My father, who passed away in August, loved classical guitar recordings like Hazar Reincarnated. On his birthday that was one of the very few slam dunks, a sure thing for a man who was “notoriously difficult to buy for,” as my mom often said. I’m thinking about my dad a lot these days–after a couple of months I’m at the point where I’m trying to define the man, and distill his paradoxes into something more manageable. When we were kids we thought our father had pedestrian tastes in music. In the last few years, I’ve been curious about his deep love for Rodrigo and John Williams and Segovia. Where did it come from?
He was, in his youth, a genuine Dust Bowl Okie, a farm boy who went back and forth between OK and CA, a father full of tales about car accidents on Route 66, an ill-advised shotgun blast when a water moccasin jumped into his rowboat, the axe that sliced his knee after a day of chopping wood. There was also the man who became a mechanical draftsman when that was a noble profession, had his name on a few patents, and wound up working in aerospace. He also worked at Disneyland when it opened in 1955, and said he was on a first-name basis with Walt. He loved to draw nature scenes from his boyhood with colored pens. He wanted, deep down, to be an artist. And he loved listening to the classical guitar.
I think my dad would have gone nuts over Hazar Reincarnated. Ulas Hazar, who is a well-known acoustic guitarist known mostly outside of North America, enlisted the help of Al Di Meola, percussionist Mehmet Katay, pianist Mike Roelos and bass clarinetist Pitor Torunski to provide a sort of cross-section of touchstones for the acoustic guitar, Black Orpheus, “Summertime” and more, all played with grace and emotion. It’s even a box set of sorts, with a nice booklet and a second disc for those of you who still listen to Blu-ray Audio. (I try to because of all the 2L Recordings I get.) His companions on this recording know when to join in and then step out, making Hazar Reincarted feel expansive and inclusive.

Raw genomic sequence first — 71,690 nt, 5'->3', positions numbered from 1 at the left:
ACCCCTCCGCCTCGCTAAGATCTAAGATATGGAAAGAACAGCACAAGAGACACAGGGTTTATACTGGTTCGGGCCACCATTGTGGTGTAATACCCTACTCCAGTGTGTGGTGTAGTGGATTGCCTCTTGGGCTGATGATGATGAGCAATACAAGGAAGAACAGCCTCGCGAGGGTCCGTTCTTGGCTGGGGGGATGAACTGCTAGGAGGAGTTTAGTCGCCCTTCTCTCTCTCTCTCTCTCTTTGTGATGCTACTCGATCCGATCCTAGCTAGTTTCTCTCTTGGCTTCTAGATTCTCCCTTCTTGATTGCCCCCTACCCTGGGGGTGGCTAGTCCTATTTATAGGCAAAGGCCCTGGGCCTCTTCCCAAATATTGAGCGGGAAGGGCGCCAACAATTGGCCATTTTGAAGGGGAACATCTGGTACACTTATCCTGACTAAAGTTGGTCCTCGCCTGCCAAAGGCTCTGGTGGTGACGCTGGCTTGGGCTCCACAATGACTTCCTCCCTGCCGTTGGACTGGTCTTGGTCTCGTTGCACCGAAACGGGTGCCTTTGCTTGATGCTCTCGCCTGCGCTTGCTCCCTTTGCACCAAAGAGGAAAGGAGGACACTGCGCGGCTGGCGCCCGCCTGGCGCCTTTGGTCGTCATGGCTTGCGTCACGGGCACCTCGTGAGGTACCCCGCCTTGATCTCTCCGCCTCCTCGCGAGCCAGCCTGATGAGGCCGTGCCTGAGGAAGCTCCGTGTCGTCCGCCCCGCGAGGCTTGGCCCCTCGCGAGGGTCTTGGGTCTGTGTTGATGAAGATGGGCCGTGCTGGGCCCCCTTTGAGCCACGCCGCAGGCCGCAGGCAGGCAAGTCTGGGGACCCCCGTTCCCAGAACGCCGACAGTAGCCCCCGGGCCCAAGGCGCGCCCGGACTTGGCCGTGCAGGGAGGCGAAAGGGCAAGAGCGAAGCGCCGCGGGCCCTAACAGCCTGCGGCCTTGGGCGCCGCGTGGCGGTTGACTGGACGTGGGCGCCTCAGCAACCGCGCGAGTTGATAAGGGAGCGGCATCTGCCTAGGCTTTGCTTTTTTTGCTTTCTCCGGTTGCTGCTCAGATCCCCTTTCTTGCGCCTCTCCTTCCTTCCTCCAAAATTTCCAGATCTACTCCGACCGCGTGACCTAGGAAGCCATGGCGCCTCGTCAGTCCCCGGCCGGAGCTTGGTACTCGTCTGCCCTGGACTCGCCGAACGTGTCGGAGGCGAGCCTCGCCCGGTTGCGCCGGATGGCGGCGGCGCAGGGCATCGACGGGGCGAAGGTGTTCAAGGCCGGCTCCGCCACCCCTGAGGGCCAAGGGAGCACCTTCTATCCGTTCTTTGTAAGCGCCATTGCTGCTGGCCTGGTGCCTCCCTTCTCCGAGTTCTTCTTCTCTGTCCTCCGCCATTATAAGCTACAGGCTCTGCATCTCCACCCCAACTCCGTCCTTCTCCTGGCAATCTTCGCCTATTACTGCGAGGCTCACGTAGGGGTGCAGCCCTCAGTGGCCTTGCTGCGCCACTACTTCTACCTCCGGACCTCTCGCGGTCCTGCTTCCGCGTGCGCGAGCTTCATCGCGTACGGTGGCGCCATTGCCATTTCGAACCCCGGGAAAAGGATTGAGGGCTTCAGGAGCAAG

The sound quality of Hazar Reincarnated is nothing short of first-class. That’s important to me, but not because I’m an audiophile and that’s how I view everything in the world. My father’s hearing was remarkable. As kids, we knew better than to whisper around him. When I became involved in the high-end audio industry, he got it. He would come over to my house and head straight for the listening room. He wanted to hear something. Something good. And if he knocked on my front door right now, Hazar Reincarnated would be the first thing I’d play for him.